President Obama on Wednesday authorized a major expansion of the military campaign against rampaging Sunni militants in the Middle East, including American airstrikes in Syria and the deployment of 475 more military advisers to Iraq. But he sought to dispel fears that the United States was embarking on a repeat of the wars in Iraq and Afghanistan, the New York Times reports.
“Working with our partners,” he said, “we will redouble our efforts to cut off its funding; improve our intelligence; strengthen our defenses; counter its warped ideology; and stem the flow of foreign fighters into and out of the Middle East.”
The strategy drew commendations and criticisms from analysts and observers.
“It is one thing to declare the sanctity of borders; it is quite another to assure that those borders provide their inhabitants peace and security rather than oppression and instability,” said Vali R. Nasr, the dean of the Johns Hopkins School of Advanced International Studies, and the author of “The Dispensable Nation: American Foreign Policy in Retreat.”
The missing piece of the president’s approach is a concerted international program to help weak states deliver the popular contentment that reinforces loyalty to nations as they now exist, he wrote for the Times:
In the 1950s, containing the Soviet reach and the terrifying nuclear arms race were obvious first priorities. The problem Mr. Obama faces, from Donetsk to Mosul, is quite different — the simultaneous drives of a relatively weaker Russia and a terror-prone faction of religious Middle East extremists to bite off chunks of nearby states by inflaming sectarian, tribal or ethnic antagonisms within them. Today’s Russian menace and Islamic State horrors are threats to be sure, but largely because Ukraine, Syria, Iraq and other potential targets all contain within them ethnic groups and sects fighting over power and influence. So Mr. Obama’s big challenge is to help weak states reconcile, compromise and unite, and thus deny enemies a chance to start civil wars.
“If that sounds like nation building, it is,” Nasr concludes.
It is legitimate for the US to pursue ISIS, according to a senior administration official, because it is “the true inheritor of Usama Bin Laden’s legacy.”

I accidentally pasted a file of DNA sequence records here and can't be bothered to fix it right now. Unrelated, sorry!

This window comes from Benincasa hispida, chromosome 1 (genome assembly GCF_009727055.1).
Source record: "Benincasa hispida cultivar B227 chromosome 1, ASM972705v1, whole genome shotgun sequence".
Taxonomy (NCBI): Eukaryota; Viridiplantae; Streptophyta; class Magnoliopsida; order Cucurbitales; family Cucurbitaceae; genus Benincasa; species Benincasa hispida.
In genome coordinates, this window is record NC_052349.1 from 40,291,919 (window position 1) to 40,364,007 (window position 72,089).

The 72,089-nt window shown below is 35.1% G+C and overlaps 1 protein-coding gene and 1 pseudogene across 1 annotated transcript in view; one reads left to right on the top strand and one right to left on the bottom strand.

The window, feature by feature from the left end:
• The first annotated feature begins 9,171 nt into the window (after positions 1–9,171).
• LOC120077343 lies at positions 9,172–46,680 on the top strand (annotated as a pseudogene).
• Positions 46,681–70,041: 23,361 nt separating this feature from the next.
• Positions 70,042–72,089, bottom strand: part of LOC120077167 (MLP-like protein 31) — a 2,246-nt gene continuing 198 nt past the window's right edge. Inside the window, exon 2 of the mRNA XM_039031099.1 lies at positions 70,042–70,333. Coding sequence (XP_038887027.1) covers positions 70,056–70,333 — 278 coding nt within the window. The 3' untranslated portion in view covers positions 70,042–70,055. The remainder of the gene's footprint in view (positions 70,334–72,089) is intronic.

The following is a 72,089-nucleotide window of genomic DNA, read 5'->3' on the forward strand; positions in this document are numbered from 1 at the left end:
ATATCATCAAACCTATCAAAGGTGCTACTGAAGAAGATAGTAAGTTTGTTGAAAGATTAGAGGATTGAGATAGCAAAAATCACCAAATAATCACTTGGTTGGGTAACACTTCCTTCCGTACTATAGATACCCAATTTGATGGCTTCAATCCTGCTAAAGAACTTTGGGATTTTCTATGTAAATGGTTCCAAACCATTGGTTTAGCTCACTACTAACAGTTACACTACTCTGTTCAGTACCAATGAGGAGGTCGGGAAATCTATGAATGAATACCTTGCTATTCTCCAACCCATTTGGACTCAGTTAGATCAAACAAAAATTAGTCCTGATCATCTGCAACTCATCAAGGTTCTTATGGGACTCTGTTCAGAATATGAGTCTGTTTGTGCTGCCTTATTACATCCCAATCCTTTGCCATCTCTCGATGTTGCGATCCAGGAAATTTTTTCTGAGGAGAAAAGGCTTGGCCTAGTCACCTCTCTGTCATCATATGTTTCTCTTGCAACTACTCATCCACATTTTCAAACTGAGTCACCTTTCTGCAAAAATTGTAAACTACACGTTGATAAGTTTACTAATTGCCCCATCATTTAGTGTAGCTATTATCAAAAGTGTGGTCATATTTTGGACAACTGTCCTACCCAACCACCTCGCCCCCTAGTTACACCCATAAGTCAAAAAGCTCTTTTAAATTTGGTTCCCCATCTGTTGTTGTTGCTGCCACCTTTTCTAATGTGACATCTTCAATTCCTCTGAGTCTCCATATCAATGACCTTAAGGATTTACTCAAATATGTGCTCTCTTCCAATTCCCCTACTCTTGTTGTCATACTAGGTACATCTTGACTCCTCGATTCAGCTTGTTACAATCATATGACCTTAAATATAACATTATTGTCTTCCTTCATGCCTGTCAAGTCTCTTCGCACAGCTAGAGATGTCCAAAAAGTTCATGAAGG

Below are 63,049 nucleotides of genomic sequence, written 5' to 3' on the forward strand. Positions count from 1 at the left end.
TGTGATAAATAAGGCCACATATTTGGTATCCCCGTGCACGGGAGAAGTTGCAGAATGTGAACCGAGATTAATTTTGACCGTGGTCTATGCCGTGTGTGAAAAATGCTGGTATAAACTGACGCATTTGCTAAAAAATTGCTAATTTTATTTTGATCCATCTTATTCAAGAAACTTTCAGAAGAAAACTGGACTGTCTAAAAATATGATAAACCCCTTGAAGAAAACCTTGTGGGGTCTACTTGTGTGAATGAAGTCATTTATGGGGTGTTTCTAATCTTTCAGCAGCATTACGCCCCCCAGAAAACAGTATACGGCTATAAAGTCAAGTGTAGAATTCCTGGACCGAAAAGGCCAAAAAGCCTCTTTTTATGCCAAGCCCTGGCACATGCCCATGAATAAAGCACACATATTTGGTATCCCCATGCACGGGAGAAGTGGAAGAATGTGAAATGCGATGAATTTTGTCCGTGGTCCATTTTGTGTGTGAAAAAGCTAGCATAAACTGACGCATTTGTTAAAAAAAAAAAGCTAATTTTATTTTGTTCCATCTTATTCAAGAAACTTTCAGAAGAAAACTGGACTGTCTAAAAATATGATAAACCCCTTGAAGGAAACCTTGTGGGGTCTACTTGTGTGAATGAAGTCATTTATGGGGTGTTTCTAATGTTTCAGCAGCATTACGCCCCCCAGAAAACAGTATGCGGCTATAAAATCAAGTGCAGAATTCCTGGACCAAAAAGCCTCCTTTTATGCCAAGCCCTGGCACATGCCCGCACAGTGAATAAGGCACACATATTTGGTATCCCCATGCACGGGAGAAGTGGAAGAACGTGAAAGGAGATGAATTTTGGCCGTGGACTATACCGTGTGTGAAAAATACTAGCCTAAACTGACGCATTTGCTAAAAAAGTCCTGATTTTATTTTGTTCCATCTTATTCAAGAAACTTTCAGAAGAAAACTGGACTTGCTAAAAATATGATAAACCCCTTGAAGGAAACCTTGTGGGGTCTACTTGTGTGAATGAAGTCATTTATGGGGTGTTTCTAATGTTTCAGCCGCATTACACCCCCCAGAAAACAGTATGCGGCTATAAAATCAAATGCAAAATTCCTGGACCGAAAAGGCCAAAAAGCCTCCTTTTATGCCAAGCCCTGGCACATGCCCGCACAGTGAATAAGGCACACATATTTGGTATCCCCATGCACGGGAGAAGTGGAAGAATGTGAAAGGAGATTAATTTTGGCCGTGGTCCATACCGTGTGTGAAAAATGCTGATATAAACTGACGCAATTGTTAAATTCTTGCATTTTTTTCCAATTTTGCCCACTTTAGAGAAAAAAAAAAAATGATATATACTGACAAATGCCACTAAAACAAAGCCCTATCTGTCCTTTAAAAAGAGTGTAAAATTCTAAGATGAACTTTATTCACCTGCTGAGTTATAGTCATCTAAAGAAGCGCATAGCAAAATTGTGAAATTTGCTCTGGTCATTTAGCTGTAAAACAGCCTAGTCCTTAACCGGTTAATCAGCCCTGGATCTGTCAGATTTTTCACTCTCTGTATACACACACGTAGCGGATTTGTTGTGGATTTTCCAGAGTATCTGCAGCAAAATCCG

In other words, it is the ideology that matters, not the organization, analyst Yishai Schwartz writes for the New Republic:
Ideologies are notoriously difficult to stamp out. They evolve and spread and can go underground. States cannot. And while the Islamic State is most definitely a terrorist group, it is also a state. It has territory under its control and centralized bureaucracy—all of which makes it more easily destroyed.
Different countries are suspicious of the United States for different reasons, but all feel betrayed in some way by recent U.S. policies, said Salman Shaikh of the Brookings Doha Institute in Qatar.
“They see the security threat posed by the Islamic State. They want it defeated, because at the end of the day, the Islamic State overturns states, and as states, they are threatened,” he tells the Washington Post.
However, he said, “there’s this nagging doubt that this strategy is intended just to serve American interests and not the broader interests of the region.”
Barry Pavel, a former Obama national security aide now at the Atlantic Council, said the president might be acting too tentatively.
“I’m not sure half-steps into Syria are ultimately going to achieve the president’s goals,” he tells the Times. “It’s a fine strategy for contain and disrupt. It’s not a strategy for defeat by any means. If you want to defeat ISIS, you have to go all-in to Syria, which the president isn’t prepared to do.”
Obama’s challenge in persuading the American public to support his strategy against the Islamic State group has less to do with how many troops are in the fight than answering the question, “What are the strategic objectives of the United States?” said Tamara Cofman Wittes, a Middle East expert at the Brookings Institution who worked at the State Department from 2009 to 2012.
“You can say ‘no boots on the ground,’ but that does not really solve their anxiety,” she tells the Washington Post. “They want to know what defines the end of our engagement.”
ISIS is purely and simply not a terrorist organization any longer. Neither is it the simple manifestation of nihilistic evil the president makes out, analysts Frederick W. Kagan and Kimberley Kagan write for the Weekly Standard: